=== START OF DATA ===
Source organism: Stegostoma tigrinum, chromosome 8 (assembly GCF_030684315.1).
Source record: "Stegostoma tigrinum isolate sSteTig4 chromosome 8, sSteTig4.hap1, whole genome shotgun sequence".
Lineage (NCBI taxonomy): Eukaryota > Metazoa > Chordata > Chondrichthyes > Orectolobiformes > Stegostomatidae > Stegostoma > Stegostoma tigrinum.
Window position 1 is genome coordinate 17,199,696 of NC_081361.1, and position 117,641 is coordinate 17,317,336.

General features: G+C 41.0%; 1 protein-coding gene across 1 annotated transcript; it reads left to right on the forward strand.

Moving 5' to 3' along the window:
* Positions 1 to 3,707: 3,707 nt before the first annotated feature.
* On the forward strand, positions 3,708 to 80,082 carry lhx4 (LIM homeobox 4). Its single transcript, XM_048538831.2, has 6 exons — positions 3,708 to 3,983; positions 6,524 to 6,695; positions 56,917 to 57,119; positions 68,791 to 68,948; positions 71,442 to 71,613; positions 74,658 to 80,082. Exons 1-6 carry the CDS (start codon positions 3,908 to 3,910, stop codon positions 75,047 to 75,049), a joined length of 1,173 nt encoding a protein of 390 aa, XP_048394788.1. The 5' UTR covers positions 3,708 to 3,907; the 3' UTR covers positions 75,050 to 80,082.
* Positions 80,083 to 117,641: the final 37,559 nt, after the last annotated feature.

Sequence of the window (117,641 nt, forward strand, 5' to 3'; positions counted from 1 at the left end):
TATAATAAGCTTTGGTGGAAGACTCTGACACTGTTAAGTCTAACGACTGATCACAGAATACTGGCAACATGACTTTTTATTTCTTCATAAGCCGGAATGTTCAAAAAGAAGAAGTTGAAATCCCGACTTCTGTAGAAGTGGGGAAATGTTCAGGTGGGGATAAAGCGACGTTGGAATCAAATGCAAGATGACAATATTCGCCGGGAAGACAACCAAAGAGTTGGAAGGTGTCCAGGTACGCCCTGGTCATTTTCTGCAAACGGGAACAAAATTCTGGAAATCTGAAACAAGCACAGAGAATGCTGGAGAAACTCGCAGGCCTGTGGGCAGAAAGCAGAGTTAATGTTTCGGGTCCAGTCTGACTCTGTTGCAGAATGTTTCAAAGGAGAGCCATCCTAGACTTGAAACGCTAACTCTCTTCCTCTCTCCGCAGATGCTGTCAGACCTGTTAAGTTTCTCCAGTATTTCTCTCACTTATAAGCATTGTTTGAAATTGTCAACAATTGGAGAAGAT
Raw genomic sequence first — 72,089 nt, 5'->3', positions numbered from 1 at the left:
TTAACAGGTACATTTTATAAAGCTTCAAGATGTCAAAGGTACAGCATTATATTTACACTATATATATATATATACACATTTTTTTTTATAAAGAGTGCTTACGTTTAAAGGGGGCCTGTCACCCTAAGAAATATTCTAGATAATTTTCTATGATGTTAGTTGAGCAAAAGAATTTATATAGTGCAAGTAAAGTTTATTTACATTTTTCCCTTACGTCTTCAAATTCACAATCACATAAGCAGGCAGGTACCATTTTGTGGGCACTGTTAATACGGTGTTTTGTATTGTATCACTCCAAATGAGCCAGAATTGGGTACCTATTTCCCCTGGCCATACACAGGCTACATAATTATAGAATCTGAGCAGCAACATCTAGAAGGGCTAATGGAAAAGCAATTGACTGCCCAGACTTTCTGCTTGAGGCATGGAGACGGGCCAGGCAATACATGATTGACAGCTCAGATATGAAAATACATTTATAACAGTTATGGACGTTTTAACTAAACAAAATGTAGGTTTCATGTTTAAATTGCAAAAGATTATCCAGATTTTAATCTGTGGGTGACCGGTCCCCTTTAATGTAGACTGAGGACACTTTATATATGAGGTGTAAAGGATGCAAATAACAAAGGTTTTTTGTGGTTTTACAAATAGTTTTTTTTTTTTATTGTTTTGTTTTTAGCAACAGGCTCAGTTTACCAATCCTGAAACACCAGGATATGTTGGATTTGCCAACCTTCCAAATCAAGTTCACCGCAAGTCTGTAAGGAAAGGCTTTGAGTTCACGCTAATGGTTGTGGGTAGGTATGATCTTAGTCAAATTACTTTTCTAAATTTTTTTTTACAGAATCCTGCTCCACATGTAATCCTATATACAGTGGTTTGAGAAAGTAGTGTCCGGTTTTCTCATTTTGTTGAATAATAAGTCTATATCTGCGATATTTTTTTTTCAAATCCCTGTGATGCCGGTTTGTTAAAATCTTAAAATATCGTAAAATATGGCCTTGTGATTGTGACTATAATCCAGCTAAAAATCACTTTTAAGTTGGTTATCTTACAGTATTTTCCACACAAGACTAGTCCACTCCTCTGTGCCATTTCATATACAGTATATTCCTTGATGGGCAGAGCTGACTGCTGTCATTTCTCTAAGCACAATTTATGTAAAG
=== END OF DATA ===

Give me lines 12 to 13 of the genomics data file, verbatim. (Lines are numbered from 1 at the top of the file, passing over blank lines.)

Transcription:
Raw genomic sequence first — 72,089 nt, 5'->3', positions numbered from 1 at the left:
TTAACAGGTACATTTTATAAAGCTTCAAGATGTCAAAGGTACAGCATTATATTTACACTATATATATATATATACACATTTTTTTTTATAAAGAGTGCTTACGTTTAAAGGGGGCCTGTCACCCTAAGAAATATTCTAGATAATTTTCTATGATGTTAGTTGAGCAAAAGAATTTATATAGTGCAAGTAAAGTTTATTTACATTTTTCCCTTACGTCTTCAAATTCACAATCACATAAGCAGGCAGGTACCATTTTGTGGGCACTGTTAATACGGTGTTTTGTATTGTATCACTCCAAATGAGCCAGAATTGGGTACCTATTTCCCCTGGCCATACACAGGCTACATAATTATAGAATCTGAGCAGCAACATCTAGAAGGGCTAATGGAAAAGCAATTGACTGCCCAGACTTTCTGCTTGAGGCATGGAGACGGGCCAGGCAATACATGATTGACAGCTCAGATATGAAAATACATTTATAACAGTTATGGACGTTTTAACTAAACAAAATGTAGGTTTCATGTTTAAATTGCAAAAGATTATCCAGATTTTAATCTGTGGGTGACCGGTCCCCTTTAATGTAGACTGAGGACACTTTATATATGAGGTGTAAAGGATGCAAATAACAAAGGTTTTTTGTGGTTTTACAAATAGTTTTTTTTTTTTATTGTTTTGTTTTTAGCAACAGGCTCAGTTTACCAATCCTGAAACACCAGGATATGTTGGATTTGCCAACCTTCCAAATCAAGTTCACCGCAAGTCTGTAAGGAAAGGCTTTGAGTTCACGCTAATGGTTGTGGGTAGGTATGATCTTAGTCAAATTACTTTTCTAAATTTTTTTTTACAGAATCCTGCTCCACATGTAATCCTATATACAGTGGTTTGAGAAAGTAGTGTCCGGTTTTCTCATTTTGTTGAATAATAAGTCTATATCTGCGATATTTTTTTTTCAAATCCCTGTGATGCCGGTTTGTTAAAATCTTAAAATATCGTAAAATATGGCCTTGTGATTGTGACTATAATCCAGCTAAAAATCACTTTTAAGTTGGTTATCTTACAGTATTTTCCACACAAGACTAGTCCACTCCTCTGTGCCATTTCATATACAGTATATTCCTTGATGGGCAGAGCTGACTGCTGTCATTTCTCTAAGCACAATTTATGTAAAG